Journal Articles

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Archives of Sexual Behavior


Human papillomavirus (HPV) is the most common sexually acquired infection in the US. Vaccination is effective against infection with high-risk HPV strains, yet HPV vaccine coverage is lower in the US than the national target. This study aimed to determine the relationship between sexual behaviors and HPV vaccination in a heterosexually active population at increased risk for HIV infection. Data from 380 participants aged 18-45 years obtained from the National HIV Behavioral Surveillance system increased risk heterosexuals cycle 5 (2019) in Houston, Texas, was analyzed. RDS-Analyst was used to generate population-based descriptive statistics. Modified Poisson regression models clustered on recruitment chain were conducted in SAS 9.4 to assess the relationship between sexual behaviors and HPV vaccination. Only 11.5% of participants had received at least one dose of the HPV vaccine. Regarding behaviors within the past 12 months, 44.8% reported having condomless casual sex, 51.3% reported having concurrent sexual partnerships while in their most recent relationship, 14.5% reported exchanging sex, and participants had an average of 4-5 sex partners. Further, those who exchanged sex had a significantly lower prevalence of HPV vaccine uptake when compared to those who did not exchange sex (adjusted prevalence ratio 0.23; confidence interval 0.10-0.52), while all other measures of sexual behavior were not significantly associated with HPV vaccination. More research is needed to understand the relationship between exchange sex and low prevalence of vaccination, specifically in women who bear the highest burden of poor HPV-related morbidity and mortality.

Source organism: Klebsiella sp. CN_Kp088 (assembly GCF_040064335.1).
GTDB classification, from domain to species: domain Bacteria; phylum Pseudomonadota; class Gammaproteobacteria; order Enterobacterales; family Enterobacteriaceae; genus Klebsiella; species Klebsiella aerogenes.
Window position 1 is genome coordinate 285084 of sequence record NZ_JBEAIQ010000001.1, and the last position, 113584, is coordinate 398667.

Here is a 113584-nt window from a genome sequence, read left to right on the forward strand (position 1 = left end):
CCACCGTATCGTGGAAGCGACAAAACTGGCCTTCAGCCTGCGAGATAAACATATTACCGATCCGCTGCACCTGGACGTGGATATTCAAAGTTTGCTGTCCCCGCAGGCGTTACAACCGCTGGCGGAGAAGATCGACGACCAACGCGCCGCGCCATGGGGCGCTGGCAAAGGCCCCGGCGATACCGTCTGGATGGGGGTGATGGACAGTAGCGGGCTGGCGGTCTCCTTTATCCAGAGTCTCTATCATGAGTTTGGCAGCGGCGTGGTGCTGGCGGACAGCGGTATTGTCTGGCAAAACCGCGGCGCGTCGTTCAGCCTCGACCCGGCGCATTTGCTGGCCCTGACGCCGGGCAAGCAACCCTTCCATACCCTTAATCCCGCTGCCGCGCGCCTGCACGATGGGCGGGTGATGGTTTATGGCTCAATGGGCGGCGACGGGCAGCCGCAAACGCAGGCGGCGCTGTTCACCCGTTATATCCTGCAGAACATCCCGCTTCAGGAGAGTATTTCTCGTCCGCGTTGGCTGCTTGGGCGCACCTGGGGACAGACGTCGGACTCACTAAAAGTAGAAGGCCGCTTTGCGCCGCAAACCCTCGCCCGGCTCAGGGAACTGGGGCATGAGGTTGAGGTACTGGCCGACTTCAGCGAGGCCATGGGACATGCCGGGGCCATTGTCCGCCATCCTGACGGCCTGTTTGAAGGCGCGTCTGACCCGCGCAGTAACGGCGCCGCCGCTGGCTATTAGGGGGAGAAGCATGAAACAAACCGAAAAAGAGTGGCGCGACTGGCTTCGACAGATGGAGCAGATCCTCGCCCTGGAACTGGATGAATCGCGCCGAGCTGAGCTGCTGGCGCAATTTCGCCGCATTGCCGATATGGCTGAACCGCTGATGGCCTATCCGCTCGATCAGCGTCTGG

Adult, Humans, Female, HIV Infections, Papillomavirus Infections, Human Papillomavirus Viruses, Papillomavirus Vaccines, Sexual Behavior, Vaccination

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